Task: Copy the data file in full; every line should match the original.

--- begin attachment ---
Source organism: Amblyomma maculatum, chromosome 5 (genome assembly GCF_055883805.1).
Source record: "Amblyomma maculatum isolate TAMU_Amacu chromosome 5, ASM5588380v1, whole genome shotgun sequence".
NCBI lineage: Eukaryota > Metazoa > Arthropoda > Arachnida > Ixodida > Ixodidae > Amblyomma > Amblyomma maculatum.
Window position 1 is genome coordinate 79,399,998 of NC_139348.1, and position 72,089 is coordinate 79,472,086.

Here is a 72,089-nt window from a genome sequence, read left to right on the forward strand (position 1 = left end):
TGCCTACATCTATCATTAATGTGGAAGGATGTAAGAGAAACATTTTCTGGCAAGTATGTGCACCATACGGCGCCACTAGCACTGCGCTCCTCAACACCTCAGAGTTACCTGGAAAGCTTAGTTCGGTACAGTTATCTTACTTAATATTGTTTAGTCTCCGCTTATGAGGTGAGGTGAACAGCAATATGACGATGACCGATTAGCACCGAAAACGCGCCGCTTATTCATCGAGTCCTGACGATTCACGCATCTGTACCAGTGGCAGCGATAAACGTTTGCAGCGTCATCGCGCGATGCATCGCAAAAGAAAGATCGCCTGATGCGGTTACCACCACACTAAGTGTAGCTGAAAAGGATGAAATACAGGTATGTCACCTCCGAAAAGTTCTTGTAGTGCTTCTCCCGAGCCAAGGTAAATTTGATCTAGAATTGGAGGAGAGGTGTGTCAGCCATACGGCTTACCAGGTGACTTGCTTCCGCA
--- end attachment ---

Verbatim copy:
Source organism: Amblyomma maculatum, chromosome 5 (genome assembly GCF_055883805.1).
Source record: "Amblyomma maculatum isolate TAMU_Amacu chromosome 5, ASM5588380v1, whole genome shotgun sequence".
NCBI lineage: Eukaryota > Metazoa > Arthropoda > Arachnida > Ixodida > Ixodidae > Amblyomma > Amblyomma maculatum.
Window position 1 is genome coordinate 79,399,998 of NC_139348.1, and position 72,089 is coordinate 79,472,086.

Here is a 72,089-nt window from a genome sequence, read left to right on the forward strand (position 1 = left end):
TGCCTACATCTATCATTAATGTGGAAGGATGTAAGAGAAACATTTTCTGGCAAGTATGTGCACCATACGGCGCCACTAGCACTGCGCTCCTCAACACCTCAGAGTTACCTGGAAAGCTTAGTTCGGTACAGTTATCTTACTTAATATTGTTTAGTCTCCGCTTATGAGGTGAGGTGAACAGCAATATGACGATGACCGATTAGCACCGAAAACGCGCCGCTTATTCATCGAGTCCTGACGATTCACGCATCTGTACCAGTGGCAGCGATAAACGTTTGCAGCGTCATCGCGCGATGCATCGCAAAAGAAAGATCGCCTGATGCGGTTACCACCACACTAAGTGTAGCTGAAAAGGATGAAATACAGGTATGTCACCTCCGAAAAGTTCTTGTAGTGCTTCTCCCGAGCCAAGGTAAATTTGATCTAGAATTGGAGGAGAGGTGTGTCAGCCATACGGCTTACCAGGTGACTTGCTTCCGCA